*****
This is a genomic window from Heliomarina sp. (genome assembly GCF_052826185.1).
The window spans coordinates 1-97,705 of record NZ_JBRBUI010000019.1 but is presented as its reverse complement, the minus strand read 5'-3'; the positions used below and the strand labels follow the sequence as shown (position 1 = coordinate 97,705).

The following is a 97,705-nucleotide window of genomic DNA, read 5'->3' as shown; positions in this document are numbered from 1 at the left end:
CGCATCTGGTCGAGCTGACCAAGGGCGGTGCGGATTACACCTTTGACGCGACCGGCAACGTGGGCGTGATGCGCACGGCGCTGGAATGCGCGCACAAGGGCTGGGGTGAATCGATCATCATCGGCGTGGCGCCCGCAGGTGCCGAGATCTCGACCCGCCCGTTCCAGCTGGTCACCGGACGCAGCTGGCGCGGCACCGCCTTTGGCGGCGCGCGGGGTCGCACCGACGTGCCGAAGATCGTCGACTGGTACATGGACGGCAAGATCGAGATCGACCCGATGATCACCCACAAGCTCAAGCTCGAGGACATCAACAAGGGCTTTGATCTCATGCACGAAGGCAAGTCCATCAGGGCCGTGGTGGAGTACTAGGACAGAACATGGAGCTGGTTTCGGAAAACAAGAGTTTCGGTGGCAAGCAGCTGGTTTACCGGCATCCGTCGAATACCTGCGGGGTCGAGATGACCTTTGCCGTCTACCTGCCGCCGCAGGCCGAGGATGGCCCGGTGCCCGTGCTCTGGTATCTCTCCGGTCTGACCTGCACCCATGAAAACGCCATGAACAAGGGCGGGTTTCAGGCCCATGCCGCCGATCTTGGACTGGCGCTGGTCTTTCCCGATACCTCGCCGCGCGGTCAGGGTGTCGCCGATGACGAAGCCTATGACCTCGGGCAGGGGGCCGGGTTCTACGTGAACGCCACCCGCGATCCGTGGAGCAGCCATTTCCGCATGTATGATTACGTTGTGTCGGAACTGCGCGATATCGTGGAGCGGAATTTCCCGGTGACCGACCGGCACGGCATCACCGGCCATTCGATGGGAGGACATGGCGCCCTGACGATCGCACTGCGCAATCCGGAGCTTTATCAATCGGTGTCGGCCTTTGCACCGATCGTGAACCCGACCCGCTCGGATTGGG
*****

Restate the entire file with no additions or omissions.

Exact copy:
This is a genomic window from Heliomarina sp. (genome assembly GCF_052826185.1).
The window spans coordinates 1-97,705 of record NZ_JBRBUI010000019.1 but is presented as its reverse complement, the minus strand read 5'-3'; the positions used below and the strand labels follow the sequence as shown (position 1 = coordinate 97,705).

The following is a 97,705-nucleotide window of genomic DNA, read 5'->3' as shown; positions in this document are numbered from 1 at the left end:
CGCATCTGGTCGAGCTGACCAAGGGCGGTGCGGATTACACCTTTGACGCGACCGGCAACGTGGGCGTGATGCGCACGGCGCTGGAATGCGCGCACAAGGGCTGGGGTGAATCGATCATCATCGGCGTGGCGCCCGCAGGTGCCGAGATCTCGACCCGCCCGTTCCAGCTGGTCACCGGACGCAGCTGGCGCGGCACCGCCTTTGGCGGCGCGCGGGGTCGCACCGACGTGCCGAAGATCGTCGACTGGTACATGGACGGCAAGATCGAGATCGACCCGATGATCACCCACAAGCTCAAGCTCGAGGACATCAACAAGGGCTTTGATCTCATGCACGAAGGCAAGTCCATCAGGGCCGTGGTGGAGTACTAGGACAGAACATGGAGCTGGTTTCGGAAAACAAGAGTTTCGGTGGCAAGCAGCTGGTTTACCGGCATCCGTCGAATACCTGCGGGGTCGAGATGACCTTTGCCGTCTACCTGCCGCCGCAGGCCGAGGATGGCCCGGTGCCCGTGCTCTGGTATCTCTCCGGTCTGACCTGCACCCATGAAAACGCCATGAACAAGGGCGGGTTTCAGGCCCATGCCGCCGATCTTGGACTGGCGCTGGTCTTTCCCGATACCTCGCCGCGCGGTCAGGGTGTCGCCGATGACGAAGCCTATGACCTCGGGCAGGGGGCCGGGTTCTACGTGAACGCCACCCGCGATCCGTGGAGCAGCCATTTCCGCATGTATGATTACGTTGTGTCGGAACTGCGCGATATCGTGGAGCGGAATTTCCCGGTGACCGACCGGCACGGCATCACCGGCCATTCGATGGGAGGACATGGCGCCCTGACGATCGCACTGCGCAATCCGGAGCTTTATCAATCGGTGTCGGCCTTTGCACCGATCGTGAACCCGACCCGCTCGGATTGGG